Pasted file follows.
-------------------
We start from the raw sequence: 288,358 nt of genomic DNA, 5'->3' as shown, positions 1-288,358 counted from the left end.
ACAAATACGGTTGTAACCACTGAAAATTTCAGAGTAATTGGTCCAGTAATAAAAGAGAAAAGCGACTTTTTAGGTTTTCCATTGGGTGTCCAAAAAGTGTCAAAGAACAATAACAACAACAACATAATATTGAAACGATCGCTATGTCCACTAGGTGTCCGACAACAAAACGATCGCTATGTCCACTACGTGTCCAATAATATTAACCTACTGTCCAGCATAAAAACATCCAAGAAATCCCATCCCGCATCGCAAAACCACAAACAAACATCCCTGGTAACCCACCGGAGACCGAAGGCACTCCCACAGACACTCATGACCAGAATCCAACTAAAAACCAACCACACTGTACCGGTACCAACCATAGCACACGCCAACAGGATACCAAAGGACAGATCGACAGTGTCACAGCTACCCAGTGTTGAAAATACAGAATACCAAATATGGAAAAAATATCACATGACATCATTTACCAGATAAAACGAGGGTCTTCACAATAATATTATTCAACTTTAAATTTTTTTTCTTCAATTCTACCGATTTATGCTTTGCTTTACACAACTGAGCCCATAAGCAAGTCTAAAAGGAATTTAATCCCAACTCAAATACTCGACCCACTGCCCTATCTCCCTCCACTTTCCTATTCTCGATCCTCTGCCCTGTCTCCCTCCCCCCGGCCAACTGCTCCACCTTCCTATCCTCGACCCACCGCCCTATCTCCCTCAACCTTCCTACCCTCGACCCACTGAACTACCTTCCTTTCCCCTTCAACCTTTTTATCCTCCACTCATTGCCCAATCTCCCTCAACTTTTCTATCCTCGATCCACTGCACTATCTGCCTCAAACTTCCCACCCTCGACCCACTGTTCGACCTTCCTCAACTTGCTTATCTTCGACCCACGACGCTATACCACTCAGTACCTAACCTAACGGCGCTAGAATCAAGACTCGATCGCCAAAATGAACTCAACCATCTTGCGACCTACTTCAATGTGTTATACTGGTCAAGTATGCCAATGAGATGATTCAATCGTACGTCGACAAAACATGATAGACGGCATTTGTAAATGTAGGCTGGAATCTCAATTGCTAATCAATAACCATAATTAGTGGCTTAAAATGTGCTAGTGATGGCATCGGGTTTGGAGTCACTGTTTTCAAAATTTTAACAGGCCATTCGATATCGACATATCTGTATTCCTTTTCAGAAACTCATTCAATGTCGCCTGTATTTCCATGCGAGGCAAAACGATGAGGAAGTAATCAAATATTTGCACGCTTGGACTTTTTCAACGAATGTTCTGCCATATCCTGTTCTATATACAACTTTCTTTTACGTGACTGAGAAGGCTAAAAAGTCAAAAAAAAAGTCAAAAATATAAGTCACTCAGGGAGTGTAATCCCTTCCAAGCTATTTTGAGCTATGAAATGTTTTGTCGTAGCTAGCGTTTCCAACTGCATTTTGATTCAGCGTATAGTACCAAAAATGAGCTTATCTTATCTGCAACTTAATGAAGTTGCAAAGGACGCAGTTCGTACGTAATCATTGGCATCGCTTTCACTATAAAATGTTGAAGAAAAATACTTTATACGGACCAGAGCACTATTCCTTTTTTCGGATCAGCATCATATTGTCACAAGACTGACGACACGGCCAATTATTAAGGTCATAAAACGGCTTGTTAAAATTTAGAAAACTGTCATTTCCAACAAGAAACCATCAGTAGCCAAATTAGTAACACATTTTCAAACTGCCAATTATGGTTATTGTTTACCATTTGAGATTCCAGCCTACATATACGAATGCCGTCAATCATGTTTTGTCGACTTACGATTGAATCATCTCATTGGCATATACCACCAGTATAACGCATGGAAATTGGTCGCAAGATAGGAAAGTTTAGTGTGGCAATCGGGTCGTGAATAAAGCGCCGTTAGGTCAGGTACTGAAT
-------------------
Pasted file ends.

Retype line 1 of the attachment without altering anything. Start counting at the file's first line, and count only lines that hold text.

We start from the raw sequence: 288,358 nt of genomic DNA, 5'->3' as shown, positions 1-288,358 counted from the left end.